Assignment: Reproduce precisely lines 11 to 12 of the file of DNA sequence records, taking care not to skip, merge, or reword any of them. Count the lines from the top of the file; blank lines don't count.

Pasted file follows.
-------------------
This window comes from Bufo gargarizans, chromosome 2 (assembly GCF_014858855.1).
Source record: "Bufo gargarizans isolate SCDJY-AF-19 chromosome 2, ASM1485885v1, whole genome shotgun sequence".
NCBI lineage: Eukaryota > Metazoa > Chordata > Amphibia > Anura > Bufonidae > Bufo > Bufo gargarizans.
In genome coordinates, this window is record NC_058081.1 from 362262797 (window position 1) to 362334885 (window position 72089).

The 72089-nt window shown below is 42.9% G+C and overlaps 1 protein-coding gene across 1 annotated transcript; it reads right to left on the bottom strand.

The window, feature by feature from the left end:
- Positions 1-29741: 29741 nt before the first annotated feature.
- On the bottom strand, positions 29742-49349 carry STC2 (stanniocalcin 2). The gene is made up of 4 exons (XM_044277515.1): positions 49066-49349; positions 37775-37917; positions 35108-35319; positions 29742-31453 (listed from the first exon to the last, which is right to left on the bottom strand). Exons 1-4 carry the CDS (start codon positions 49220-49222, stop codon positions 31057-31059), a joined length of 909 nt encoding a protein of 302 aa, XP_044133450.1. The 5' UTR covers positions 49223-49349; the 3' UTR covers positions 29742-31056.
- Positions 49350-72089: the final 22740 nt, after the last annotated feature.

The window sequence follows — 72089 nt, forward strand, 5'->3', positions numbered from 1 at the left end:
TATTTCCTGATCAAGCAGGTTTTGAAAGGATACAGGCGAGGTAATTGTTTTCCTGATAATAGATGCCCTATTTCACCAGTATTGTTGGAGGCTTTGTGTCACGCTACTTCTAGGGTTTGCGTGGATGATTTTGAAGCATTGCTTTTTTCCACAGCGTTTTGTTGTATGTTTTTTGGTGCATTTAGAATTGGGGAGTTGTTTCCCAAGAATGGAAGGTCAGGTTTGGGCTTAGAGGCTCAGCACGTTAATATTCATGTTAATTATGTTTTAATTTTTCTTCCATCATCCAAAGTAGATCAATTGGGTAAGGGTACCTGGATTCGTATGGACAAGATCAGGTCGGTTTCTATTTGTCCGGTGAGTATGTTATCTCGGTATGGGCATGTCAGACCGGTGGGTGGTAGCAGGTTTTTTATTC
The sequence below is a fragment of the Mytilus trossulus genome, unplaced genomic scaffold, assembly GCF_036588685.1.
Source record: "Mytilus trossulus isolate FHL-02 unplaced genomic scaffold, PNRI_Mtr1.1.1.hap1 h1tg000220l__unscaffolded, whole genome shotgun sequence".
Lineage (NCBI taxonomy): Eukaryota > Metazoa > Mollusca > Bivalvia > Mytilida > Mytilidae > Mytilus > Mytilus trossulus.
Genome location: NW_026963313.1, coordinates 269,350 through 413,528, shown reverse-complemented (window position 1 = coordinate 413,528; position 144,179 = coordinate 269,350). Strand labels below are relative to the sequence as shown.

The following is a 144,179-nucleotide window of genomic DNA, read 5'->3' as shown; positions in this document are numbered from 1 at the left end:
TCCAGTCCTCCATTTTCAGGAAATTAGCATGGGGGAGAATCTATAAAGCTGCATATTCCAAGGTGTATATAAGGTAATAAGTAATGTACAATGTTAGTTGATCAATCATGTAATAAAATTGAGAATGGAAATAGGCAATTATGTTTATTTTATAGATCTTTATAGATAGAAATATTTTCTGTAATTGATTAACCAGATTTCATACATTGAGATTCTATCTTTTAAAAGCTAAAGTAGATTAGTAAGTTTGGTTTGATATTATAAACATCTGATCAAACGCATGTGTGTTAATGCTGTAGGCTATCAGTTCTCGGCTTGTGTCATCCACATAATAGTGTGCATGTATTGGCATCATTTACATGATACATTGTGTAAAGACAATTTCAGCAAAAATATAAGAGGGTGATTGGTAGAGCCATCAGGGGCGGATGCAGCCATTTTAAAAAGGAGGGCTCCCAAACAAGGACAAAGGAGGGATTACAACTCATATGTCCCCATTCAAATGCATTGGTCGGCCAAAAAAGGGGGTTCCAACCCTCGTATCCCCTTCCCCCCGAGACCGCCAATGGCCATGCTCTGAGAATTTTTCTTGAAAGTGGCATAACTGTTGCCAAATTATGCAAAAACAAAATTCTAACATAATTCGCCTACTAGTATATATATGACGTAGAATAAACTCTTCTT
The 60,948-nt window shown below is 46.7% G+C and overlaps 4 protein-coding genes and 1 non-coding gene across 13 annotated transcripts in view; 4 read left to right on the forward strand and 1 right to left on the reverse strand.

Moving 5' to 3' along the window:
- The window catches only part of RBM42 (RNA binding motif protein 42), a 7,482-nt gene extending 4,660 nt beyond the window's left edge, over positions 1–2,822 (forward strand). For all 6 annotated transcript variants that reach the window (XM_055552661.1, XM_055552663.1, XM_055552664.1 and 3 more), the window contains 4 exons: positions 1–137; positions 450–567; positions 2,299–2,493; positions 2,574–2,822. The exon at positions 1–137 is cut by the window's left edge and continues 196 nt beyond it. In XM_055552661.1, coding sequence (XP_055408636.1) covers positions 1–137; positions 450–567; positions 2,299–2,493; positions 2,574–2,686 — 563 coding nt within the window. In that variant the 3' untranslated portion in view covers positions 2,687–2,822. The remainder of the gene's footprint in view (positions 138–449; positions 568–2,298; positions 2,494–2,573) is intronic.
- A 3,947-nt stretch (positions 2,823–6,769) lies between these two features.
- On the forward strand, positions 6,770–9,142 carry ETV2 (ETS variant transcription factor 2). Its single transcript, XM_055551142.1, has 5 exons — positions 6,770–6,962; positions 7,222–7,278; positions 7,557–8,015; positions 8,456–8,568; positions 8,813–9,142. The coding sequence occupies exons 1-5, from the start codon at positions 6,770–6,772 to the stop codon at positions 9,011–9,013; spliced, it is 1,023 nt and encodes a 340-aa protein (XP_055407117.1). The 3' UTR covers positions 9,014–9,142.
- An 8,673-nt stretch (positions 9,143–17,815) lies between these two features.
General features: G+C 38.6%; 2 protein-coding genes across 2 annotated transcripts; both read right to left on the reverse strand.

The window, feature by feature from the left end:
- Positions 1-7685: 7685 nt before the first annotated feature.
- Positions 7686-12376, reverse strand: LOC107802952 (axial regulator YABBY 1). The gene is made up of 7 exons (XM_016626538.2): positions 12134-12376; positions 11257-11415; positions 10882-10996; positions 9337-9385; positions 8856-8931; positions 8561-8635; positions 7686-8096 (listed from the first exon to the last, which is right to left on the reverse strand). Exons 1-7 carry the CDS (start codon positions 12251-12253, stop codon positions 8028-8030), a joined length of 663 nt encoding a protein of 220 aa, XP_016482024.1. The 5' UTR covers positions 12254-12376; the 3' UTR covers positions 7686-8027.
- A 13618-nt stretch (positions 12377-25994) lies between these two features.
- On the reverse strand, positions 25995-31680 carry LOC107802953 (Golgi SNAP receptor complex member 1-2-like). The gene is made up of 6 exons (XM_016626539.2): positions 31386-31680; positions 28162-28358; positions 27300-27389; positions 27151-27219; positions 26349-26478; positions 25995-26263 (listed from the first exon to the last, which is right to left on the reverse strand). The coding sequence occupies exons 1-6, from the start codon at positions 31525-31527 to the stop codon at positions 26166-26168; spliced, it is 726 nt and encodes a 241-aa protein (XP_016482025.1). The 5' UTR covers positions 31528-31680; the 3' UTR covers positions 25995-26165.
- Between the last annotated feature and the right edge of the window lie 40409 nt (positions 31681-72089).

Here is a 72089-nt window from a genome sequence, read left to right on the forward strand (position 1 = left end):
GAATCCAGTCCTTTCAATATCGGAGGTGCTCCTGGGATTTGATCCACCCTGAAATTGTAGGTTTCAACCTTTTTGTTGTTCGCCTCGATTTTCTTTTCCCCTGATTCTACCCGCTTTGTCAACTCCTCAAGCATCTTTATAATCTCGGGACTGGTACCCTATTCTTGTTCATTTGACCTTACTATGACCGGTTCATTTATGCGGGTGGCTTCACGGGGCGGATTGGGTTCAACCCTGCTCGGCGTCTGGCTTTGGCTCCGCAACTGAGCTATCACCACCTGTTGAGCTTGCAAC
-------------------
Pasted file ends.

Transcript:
TATTTCCTGATCAAGCAGGTTTTGAAAGGATACAGGCGAGGTAATTGTTTTCCTGATAATAGATGCCCTATTTCACCAGTATTGTTGGAGGCTTTGTGTCACGCTACTTCTAGGGTTTGCGTGGATGATTTTGAAGCATTGCTTTTTTCCACAGCGTTTTGTTGTATGTTTTTTGGTGCATTTAGAATTGGGGAGTTGTTTCCCAAGAATGGAAGGTCAGGTTTGGGCTTAGAGGCTCAGCACGTTAATATTCATGTTAATTATGTTTTAATTTTTCTTCCATCATCCAAAGTAGATCAATTGGGTAAGGGTACCTGGATTCGTATGGACAAGATCAGGTCGGTTTCTATTTGTCCGGTGAGTATGTTATCTCGGTATGGGCATGTCAGACCGGTGGGTGGTAGCAGGTTTTTTATTC
The sequence below is a fragment of the Mytilus trossulus genome, unplaced genomic scaffold, assembly GCF_036588685.1.